In the introduction to this edition of Trust, I want to make the case for ‘robust’ policy. Robustness can be defined as "a system’s ability to maintain its functions or characteristics in a relatively controlled and reliable manner in the face of external shocks or perturbations” (Campano and Woo, 2018).
School trusts – an example of robust policymaking
As Dominic Herrington, National Schools Commissioner, points out in his article, "When the history of this period of education is written, one of the things that will certainly stand out is the response of our school system to an unparalleled and incredibly variable seismic set of events.”
The global pandemic has provided a shock of seismic capacity to countries and education systems around the world. And we have learned a lot about which policies have enabled schools to absorb the shock. Paramount among robust policies have been the policy on schools in strong and sustainable groups.
I’d like to welcome Steve Rollett as CST’s Deputy Chief Executive. We’ve invited Steve to write the lead article in Trust for this edition. He argues powerfully that if Covid-19 is to leave a positive legacy in the education system, it must surely be to accelerate the reform journey so that all schools, and all children, can benefit from being part of a strong and sustainable group. And Dominic Herrington observes that those schools in trust partnerships have obviously benefitted from being able to share practice and develop solutions to operational issues quickly.
Supporting this position is Rowena Hackwood’s warm-hearted, honest, down to earth and authentic reflections on taking on the leadership of a trust during COVID-19, and the strong sense of mission in Ed Vainker’s article.
As I argued in a recent speech to the Birmingham Diocesan Education Service, trusts have at their core an insurgent mission. They have waged war on endemic failure in certain schools and areas of the country – and they have done this with a relentless focus on putting children first.
If Covid-19 reveals anything about our education system, it may be that the development of effective school trusts was the single most important policy that has helped schools to cope with the challenge they now face – and this was a policy made long before Covid-19 came along.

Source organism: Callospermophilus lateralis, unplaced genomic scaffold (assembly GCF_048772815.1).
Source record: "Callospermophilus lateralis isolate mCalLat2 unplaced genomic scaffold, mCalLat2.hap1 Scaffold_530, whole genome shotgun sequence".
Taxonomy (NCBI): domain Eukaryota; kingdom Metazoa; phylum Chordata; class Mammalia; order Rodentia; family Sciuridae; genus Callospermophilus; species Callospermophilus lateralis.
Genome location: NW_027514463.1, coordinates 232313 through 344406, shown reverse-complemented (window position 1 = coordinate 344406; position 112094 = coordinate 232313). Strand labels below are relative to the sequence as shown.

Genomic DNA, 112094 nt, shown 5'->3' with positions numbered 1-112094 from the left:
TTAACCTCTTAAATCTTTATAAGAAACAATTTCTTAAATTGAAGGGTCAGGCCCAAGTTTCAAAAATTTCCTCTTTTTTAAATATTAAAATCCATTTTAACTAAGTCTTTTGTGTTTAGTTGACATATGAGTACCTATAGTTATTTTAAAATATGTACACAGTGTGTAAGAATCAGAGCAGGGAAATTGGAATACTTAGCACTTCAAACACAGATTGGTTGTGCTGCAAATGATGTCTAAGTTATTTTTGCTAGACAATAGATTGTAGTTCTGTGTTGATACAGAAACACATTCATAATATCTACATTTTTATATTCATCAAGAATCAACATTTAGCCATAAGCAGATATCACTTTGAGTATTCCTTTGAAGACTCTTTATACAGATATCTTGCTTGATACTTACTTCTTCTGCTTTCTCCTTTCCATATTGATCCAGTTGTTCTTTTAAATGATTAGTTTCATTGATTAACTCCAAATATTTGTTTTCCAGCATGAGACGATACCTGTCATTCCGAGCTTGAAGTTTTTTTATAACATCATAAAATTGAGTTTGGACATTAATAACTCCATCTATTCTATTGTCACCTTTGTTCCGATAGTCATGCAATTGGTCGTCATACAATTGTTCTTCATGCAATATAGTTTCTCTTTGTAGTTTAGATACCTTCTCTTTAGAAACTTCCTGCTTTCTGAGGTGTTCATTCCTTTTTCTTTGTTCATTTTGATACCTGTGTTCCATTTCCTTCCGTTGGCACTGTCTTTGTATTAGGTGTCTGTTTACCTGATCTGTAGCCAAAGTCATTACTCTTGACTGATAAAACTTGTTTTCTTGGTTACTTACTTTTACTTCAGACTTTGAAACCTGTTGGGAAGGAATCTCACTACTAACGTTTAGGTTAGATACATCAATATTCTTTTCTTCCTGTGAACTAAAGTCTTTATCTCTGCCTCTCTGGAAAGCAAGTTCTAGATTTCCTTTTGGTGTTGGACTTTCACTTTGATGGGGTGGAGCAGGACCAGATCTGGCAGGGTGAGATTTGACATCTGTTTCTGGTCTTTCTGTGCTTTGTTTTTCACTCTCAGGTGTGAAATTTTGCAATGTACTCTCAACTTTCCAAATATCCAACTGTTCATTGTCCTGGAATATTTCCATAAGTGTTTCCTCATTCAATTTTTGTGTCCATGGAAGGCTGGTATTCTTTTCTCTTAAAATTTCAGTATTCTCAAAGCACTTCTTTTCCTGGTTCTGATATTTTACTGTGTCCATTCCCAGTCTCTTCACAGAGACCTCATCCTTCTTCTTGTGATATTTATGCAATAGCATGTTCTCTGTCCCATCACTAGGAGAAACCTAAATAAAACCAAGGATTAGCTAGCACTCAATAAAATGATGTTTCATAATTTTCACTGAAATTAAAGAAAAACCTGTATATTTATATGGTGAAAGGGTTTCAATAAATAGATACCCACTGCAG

New policies must also be robust
It is likely that the effects of Covid-19 will be felt for a long while yet. Beyond the educational impacts, there are also social and economic impacts which will affect the children and young people in our schools. While the latter two – the social and economic impacts - may be beyond the control of schools, the educational impacts are not.
This is why Robbie Coleman’s article on the creation of robust, evidence-informed policy in the National Tutoring Programme is so important. We know that the impact of lockdown on children has been substantial and that, on average, the most disadvantaged children will have lost most. The National Tutoring Programme has been created to address this need.
Building the resilience and robustness of our people and processes
One of the reasons that trusts have shown themselves to be resilient during Covid-19 is the robustness of trust governance. Browne Jacobson make an important contribution in their article on the role of members as part of the human capital of school trusts.
Roger Inman, in his capacity as Trustee of Suffolk Academies Trust, argues for "assured governance” by which he means ensuring that the management and mitigation of risk is robust in all trusts.
It should be noted however, that robustness in the policy sense does not necessarily mean institutional or procedural rigidity. So, Passageway’s contribution shows that the agility of trusts – the ability to move quickly to remote meetings - is an important feature of institutional strength.
Mandy Coalter makes an important contribution in her piece on human resources about the management of human capital. As she says in her article, the pandemic has been a global ‘people' crisis. She makes the case that institutional rigidity is actually a threat to building robust and strong organisations. The pandemic has taught us something about flexible working – and it is our ability to ‘bend’ to new ways of working that contributes to organisational strength.
So we need to ensure that our policies and our organisations are both robust and resilient - with robustness emphasising that we can continue to deliver core functions amidst the shock of Covid-19 and resilience focusing on how we build back.
Never was there a stronger case to build a robust and resilient education system where all schools are part of a strong and sustainable group. This is our task now.
Giliberto Capano & Jun Jie Woo (2018) Designing policy robustness: outputs and processes, Policy and Society, 37:4, 422-440, DOI: 10.1080/14494035.2018.1504494.